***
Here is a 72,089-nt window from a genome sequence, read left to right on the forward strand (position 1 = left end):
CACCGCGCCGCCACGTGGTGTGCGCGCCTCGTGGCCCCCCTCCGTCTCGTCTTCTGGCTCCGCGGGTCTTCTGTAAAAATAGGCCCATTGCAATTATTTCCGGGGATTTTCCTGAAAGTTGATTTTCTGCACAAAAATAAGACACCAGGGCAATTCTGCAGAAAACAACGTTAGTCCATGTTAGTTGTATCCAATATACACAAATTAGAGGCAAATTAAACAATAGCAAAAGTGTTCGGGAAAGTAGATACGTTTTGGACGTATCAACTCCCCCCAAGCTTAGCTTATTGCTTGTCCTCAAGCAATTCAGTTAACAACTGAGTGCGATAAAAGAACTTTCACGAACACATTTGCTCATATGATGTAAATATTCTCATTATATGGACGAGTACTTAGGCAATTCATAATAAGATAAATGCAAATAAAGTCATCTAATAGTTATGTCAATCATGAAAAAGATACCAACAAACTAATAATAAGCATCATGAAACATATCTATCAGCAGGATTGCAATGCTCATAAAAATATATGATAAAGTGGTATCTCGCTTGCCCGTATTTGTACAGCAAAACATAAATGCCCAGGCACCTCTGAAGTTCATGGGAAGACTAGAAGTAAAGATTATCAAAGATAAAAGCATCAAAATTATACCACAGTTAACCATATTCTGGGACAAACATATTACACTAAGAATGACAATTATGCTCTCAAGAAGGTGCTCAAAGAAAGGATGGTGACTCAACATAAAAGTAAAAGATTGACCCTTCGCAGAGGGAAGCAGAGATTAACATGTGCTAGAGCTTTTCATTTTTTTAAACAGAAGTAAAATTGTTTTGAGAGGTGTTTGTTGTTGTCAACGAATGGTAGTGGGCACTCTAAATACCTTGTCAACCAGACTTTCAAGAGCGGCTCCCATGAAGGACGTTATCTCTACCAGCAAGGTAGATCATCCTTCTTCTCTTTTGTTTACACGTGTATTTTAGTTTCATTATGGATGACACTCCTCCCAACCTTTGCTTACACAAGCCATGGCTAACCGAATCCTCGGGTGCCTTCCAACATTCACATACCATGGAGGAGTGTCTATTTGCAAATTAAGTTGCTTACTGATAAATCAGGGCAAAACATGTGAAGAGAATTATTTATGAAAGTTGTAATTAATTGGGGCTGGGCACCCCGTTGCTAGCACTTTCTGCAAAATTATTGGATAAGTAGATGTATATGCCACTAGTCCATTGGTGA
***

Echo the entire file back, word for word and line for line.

Here is a 72,089-nt window from a genome sequence, read left to right on the forward strand (position 1 = left end):
CACCGCGCCGCCACGTGGTGTGCGCGCCTCGTGGCCCCCCTCCGTCTCGTCTTCTGGCTCCGCGGGTCTTCTGTAAAAATAGGCCCATTGCAATTATTTCCGGGGATTTTCCTGAAAGTTGATTTTCTGCACAAAAATAAGACACCAGGGCAATTCTGCAGAAAACAACGTTAGTCCATGTTAGTTGTATCCAATATACACAAATTAGAGGCAAATTAAACAATAGCAAAAGTGTTCGGGAAAGTAGATACGTTTTGGACGTATCAACTCCCCCCAAGCTTAGCTTATTGCTTGTCCTCAAGCAATTCAGTTAACAACTGAGTGCGATAAAAGAACTTTCACGAACACATTTGCTCATATGATGTAAATATTCTCATTATATGGACGAGTACTTAGGCAATTCATAATAAGATAAATGCAAATAAAGTCATCTAATAGTTATGTCAATCATGAAAAAGATACCAACAAACTAATAATAAGCATCATGAAACATATCTATCAGCAGGATTGCAATGCTCATAAAAATATATGATAAAGTGGTATCTCGCTTGCCCGTATTTGTACAGCAAAACATAAATGCCCAGGCACCTCTGAAGTTCATGGGAAGACTAGAAGTAAAGATTATCAAAGATAAAAGCATCAAAATTATACCACAGTTAACCATATTCTGGGACAAACATATTACACTAAGAATGACAATTATGCTCTCAAGAAGGTGCTCAAAGAAAGGATGGTGACTCAACATAAAAGTAAAAGATTGACCCTTCGCAGAGGGAAGCAGAGATTAACATGTGCTAGAGCTTTTCATTTTTTTAAACAGAAGTAAAATTGTTTTGAGAGGTGTTTGTTGTTGTCAACGAATGGTAGTGGGCACTCTAAATACCTTGTCAACCAGACTTTCAAGAGCGGCTCCCATGAAGGACGTTATCTCTACCAGCAAGGTAGATCATCCTTCTTCTCTTTTGTTTACACGTGTATTTTAGTTTCATTATGGATGACACTCCTCCCAACCTTTGCTTACACAAGCCATGGCTAACCGAATCCTCGGGTGCCTTCCAACATTCACATACCATGGAGGAGTGTCTATTTGCAAATTAAGTTGCTTACTGATAAATCAGGGCAAAACATGTGAAGAGAATTATTTATGAAAGTTGTAATTAATTGGGGCTGGGCACCCCGTTGCTAGCACTTTCTGCAAAATTATTGGATAAGTAGATGTATATGCCACTAGTCCATTGGTGA